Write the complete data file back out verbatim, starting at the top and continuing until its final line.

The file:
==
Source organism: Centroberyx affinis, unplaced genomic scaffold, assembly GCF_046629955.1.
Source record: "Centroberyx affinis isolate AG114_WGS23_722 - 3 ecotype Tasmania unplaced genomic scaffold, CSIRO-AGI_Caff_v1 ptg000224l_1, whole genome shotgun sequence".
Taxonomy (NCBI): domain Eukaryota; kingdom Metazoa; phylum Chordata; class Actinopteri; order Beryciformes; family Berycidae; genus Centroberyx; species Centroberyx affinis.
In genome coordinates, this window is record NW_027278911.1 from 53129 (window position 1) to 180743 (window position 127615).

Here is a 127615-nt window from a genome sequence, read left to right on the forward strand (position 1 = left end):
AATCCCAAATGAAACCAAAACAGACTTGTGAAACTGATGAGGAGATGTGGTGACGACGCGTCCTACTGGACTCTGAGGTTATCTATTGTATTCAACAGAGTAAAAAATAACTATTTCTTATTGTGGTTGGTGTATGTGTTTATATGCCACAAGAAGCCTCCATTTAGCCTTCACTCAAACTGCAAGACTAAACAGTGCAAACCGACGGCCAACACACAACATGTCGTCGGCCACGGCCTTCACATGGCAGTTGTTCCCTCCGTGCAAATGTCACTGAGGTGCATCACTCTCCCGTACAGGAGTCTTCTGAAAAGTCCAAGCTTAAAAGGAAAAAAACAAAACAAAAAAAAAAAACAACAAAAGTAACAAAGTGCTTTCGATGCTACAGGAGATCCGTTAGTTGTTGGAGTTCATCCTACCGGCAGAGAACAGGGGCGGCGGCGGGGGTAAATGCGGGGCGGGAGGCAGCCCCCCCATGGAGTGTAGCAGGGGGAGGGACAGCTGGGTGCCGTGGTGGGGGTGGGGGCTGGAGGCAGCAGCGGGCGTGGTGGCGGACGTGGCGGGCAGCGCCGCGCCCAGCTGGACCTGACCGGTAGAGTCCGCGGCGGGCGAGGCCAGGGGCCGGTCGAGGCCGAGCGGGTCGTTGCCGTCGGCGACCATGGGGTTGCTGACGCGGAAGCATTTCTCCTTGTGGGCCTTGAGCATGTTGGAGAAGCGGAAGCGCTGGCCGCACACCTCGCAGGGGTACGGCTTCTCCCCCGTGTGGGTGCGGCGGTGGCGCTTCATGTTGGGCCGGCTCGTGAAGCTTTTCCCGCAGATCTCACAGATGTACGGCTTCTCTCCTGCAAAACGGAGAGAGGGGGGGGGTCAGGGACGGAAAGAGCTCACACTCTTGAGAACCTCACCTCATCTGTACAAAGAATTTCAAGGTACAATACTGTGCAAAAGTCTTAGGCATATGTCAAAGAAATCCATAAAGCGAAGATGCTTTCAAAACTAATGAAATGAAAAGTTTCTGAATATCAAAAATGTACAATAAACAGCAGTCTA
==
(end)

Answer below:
Source organism: Centroberyx affinis, unplaced genomic scaffold, assembly GCF_046629955.1.
Source record: "Centroberyx affinis isolate AG114_WGS23_722 - 3 ecotype Tasmania unplaced genomic scaffold, CSIRO-AGI_Caff_v1 ptg000224l_1, whole genome shotgun sequence".
Taxonomy (NCBI): domain Eukaryota; kingdom Metazoa; phylum Chordata; class Actinopteri; order Beryciformes; family Berycidae; genus Centroberyx; species Centroberyx affinis.
In genome coordinates, this window is record NW_027278911.1 from 53129 (window position 1) to 180743 (window position 127615).

Here is a 127615-nt window from a genome sequence, read left to right on the forward strand (position 1 = left end):
AATCCCAAATGAAACCAAAACAGACTTGTGAAACTGATGAGGAGATGTGGTGACGACGCGTCCTACTGGACTCTGAGGTTATCTATTGTATTCAACAGAGTAAAAAATAACTATTTCTTATTGTGGTTGGTGTATGTGTTTATATGCCACAAGAAGCCTCCATTTAGCCTTCACTCAAACTGCAAGACTAAACAGTGCAAACCGACGGCCAACACACAACATGTCGTCGGCCACGGCCTTCACATGGCAGTTGTTCCCTCCGTGCAAATGTCACTGAGGTGCATCACTCTCCCGTACAGGAGTCTTCTGAAAAGTCCAAGCTTAAAAGGAAAAAAACAAAACAAAAAAAAAAAACAACAAAAGTAACAAAGTGCTTTCGATGCTACAGGAGATCCGTTAGTTGTTGGAGTTCATCCTACCGGCAGAGAACAGGGGCGGCGGCGGGGGTAAATGCGGGGCGGGAGGCAGCCCCCCCATGGAGTGTAGCAGGGGGAGGGACAGCTGGGTGCCGTGGTGGGGGTGGGGGCTGGAGGCAGCAGCGGGCGTGGTGGCGGACGTGGCGGGCAGCGCCGCGCCCAGCTGGACCTGACCGGTAGAGTCCGCGGCGGGCGAGGCCAGGGGCCGGTCGAGGCCGAGCGGGTCGTTGCCGTCGGCGACCATGGGGTTGCTGACGCGGAAGCATTTCTCCTTGTGGGCCTTGAGCATGTTGGAGAAGCGGAAGCGCTGGCCGCACACCTCGCAGGGGTACGGCTTCTCCCCCGTGTGGGTGCGGCGGTGGCGCTTCATGTTGGGCCGGCTCGTGAAGCTTTTCCCGCAGATCTCACAGATGTACGGCTTCTCTCCTGCAAAACGGAGAGAGGGGGGGGGTCAGGGACGGAAAGAGCTCACACTCTTGAGAACCTCACCTCATCTGTACAAAGAATTTCAAGGTACAATACTGTGCAAAAGTCTTAGGCATATGTCAAAGAAATCCATAAAGCGAAGATGCTTTCAAAACTAATGAAATGAAAAGTTTCTGAATATCAAAAATGTACAATAAACAGCAGTCTA